U.K. Chancellor of the Exchequer George Osborne must urgently consider funded tax cuts and deregulation to boost the economy and ensure his budget deficit reduction targets are met, the Centre for Policy Studies, a local think tank, said Thursday.
Tim Knox, the director of CPS, said the U.K.'s current low growth rates are threatening the government's efforts to eliminate the structural deficit by 2015 with its program of GBP111 billion in spending cuts and tax rises.
"Fast action is needed now. Cutting tax on enterprise will give the best boost to the economy," he said in a statement.
Ryan Bourne, the CPS researcher who wrote the report entitled "Adrenalin Now - Funded, Popular Tax Cuts To Boost The Economy," identifies more than GBP14 billion of savings that could then be used for targeted tax cuts.
To make those savings the CPS says the government should end pension tax relief for higher rate payers, abolish contracting out the state second pension, cut international aid to 2010/11 spending, and end the 25% tax-free lump sum entitlement from pensions.
The savings could then be used to reduce employers' national insurance contributions, cut the main rate of corporation tax by four percentage points to 21% for the 2012/13 financial year, scrap the top income tax rate of 50% for high earners, and increase income tax personal allowance, the think tank said.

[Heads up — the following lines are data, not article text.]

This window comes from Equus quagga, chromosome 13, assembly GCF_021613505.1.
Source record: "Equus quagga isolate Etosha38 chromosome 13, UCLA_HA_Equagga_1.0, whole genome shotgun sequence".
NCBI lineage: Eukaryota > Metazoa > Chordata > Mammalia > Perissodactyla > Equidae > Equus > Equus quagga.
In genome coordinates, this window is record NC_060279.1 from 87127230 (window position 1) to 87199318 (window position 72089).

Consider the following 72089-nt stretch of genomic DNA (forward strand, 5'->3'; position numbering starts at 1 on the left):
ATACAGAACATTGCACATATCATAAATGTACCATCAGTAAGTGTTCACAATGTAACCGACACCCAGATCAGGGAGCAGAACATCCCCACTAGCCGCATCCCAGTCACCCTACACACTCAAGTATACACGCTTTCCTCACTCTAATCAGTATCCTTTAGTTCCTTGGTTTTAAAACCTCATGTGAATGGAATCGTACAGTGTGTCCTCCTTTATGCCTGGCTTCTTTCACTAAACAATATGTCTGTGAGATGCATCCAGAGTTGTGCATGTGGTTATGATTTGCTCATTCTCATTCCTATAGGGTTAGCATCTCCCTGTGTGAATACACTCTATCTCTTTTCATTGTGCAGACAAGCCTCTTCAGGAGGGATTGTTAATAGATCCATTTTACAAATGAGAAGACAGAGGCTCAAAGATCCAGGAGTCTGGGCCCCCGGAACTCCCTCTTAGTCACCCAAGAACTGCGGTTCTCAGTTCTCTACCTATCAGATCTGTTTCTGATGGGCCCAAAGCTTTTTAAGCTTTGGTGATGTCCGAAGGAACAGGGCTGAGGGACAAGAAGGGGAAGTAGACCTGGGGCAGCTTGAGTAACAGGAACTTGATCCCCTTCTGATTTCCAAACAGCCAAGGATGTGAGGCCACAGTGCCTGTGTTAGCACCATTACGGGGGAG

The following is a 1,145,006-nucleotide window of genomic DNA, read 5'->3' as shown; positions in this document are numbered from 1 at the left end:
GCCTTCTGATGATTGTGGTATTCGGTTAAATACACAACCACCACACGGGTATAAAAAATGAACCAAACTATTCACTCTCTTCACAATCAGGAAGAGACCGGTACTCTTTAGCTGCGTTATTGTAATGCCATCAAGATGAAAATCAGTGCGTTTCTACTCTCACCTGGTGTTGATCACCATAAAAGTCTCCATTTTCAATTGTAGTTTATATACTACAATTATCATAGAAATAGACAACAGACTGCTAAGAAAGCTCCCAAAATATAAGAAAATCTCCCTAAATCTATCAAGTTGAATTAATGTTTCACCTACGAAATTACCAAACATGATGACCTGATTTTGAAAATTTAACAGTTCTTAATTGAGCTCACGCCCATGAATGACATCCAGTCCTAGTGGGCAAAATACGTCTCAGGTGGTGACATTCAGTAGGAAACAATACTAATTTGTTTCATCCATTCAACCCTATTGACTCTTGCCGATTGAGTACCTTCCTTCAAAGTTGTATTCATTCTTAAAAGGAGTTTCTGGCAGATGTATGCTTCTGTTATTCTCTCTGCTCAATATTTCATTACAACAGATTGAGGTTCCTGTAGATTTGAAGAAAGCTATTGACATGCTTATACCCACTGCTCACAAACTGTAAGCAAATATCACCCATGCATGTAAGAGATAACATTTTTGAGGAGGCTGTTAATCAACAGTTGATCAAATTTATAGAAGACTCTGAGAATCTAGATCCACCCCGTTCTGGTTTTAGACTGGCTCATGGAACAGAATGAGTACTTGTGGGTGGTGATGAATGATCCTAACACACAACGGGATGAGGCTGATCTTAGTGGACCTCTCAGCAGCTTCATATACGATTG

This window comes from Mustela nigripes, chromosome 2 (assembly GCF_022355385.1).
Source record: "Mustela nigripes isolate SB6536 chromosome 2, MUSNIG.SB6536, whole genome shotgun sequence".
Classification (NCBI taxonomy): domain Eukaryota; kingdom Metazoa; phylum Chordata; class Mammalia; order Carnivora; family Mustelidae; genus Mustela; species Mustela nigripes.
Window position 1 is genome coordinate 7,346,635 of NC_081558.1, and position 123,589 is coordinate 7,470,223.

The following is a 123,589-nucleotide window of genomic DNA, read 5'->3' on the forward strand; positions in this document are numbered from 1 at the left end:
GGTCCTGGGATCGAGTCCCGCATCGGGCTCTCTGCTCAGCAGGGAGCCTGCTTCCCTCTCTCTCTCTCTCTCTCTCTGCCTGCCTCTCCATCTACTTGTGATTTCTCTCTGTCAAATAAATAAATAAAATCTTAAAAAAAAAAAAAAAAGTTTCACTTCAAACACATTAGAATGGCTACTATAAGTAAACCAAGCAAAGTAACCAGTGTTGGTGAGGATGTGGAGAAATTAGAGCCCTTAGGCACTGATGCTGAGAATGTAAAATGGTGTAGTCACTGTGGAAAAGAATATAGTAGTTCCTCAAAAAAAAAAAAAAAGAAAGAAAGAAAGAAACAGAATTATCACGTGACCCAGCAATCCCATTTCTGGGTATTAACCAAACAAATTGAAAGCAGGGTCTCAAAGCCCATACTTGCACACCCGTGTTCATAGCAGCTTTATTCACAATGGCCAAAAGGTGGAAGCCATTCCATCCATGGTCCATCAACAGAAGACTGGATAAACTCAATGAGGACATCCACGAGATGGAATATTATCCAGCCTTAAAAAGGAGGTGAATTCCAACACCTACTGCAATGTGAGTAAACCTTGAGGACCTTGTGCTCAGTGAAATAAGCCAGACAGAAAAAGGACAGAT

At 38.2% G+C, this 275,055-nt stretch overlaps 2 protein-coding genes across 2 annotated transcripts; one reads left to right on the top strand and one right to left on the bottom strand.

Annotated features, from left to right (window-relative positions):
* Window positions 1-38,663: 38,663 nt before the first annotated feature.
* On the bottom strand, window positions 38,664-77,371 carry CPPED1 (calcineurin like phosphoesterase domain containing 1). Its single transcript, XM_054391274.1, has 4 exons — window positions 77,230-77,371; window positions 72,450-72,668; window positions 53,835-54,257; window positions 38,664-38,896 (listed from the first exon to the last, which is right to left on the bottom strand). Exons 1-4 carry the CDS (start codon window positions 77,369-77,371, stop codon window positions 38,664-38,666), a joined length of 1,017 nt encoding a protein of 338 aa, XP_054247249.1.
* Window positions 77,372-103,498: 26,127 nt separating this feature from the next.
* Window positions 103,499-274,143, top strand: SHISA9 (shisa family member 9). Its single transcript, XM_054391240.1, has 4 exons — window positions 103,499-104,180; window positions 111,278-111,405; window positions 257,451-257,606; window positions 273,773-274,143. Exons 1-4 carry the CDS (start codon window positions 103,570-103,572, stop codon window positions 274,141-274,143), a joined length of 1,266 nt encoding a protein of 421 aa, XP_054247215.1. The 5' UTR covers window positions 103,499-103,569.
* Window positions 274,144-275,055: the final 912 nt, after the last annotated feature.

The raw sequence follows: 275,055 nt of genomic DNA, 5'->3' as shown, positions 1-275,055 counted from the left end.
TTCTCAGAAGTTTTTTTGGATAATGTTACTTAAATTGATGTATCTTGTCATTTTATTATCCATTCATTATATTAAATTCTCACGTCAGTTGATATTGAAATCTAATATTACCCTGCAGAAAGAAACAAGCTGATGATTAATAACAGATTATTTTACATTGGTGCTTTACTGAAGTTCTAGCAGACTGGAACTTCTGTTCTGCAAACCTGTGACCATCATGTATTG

Polling carried out by ComRes for the CPS showed many of these measures would be popular with the public, with 47% of people saying they would prefer the government used targeted tax cuts to stimulate growth, compared with 34% who would prefer a rise in public spending.
Osborne has said the government will stick to its austerity program, calling it the rock of stability on which the recovery depends, but weak growth has increased the pressure for him to do more. Bank of England Governor Mervyn King said last week that the U.K. is in the grip of what could be the most serious financial crisis ever.
"With monetary policy near exhaustion and fiscal policy constrained, easing the tax burden and deregulating our economy are the best means of kick-starting our economy," Bourne said. "The nature of current crises means these tax cuts must be funded, and beginning to reform pensions whilst trimming international aid are the clearest areas where savings could be readily made."
-By Nicholas Winning, Dow Jones Newswires, +44 207 842 9498; firstname.lastname@example.org